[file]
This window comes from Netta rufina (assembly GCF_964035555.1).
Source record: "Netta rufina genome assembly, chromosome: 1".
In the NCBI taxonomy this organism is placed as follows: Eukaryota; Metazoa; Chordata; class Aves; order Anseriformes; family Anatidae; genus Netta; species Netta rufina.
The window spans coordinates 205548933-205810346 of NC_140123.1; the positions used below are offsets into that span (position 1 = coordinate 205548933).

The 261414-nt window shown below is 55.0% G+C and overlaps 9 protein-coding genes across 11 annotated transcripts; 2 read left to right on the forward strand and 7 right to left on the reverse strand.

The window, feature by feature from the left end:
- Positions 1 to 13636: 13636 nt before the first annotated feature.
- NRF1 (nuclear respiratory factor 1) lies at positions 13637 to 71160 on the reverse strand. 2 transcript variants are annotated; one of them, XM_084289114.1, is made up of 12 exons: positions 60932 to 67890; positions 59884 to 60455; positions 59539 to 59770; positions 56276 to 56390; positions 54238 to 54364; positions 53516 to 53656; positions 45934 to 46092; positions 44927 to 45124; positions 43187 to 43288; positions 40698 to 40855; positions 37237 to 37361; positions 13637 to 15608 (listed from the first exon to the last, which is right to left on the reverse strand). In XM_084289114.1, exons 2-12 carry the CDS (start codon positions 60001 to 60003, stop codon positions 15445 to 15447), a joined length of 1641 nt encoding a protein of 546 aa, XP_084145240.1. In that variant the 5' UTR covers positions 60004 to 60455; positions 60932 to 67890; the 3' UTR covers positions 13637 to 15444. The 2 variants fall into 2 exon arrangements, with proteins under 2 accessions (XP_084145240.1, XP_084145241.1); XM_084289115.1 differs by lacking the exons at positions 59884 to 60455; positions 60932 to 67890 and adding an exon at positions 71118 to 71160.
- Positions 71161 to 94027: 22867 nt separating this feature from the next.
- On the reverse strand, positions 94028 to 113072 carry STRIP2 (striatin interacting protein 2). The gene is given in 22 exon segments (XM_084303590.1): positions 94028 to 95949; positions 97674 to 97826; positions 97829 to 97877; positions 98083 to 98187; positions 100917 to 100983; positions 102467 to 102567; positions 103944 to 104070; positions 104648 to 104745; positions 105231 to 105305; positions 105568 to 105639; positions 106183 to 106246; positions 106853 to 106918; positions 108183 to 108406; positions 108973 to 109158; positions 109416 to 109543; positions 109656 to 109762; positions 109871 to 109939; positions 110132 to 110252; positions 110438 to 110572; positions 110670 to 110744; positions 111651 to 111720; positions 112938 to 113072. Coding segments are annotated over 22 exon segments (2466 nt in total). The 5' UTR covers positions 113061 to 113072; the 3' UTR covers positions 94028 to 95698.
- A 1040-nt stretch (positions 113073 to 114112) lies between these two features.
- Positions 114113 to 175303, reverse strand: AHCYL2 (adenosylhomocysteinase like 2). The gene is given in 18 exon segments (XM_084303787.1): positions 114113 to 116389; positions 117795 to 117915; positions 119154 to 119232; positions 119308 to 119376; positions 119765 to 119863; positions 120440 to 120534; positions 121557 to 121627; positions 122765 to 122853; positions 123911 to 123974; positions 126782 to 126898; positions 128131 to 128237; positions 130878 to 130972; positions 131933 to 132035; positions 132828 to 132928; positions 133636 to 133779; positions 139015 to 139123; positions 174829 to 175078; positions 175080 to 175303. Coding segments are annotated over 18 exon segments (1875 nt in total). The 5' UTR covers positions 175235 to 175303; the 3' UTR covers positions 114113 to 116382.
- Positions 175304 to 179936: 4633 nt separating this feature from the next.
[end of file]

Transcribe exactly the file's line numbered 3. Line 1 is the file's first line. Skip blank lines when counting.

In the NCBI taxonomy this organism is placed as follows: Eukaryota; Metazoa; Chordata; class Aves; order Anseriformes; family Anatidae; genus Netta; species Netta rufina.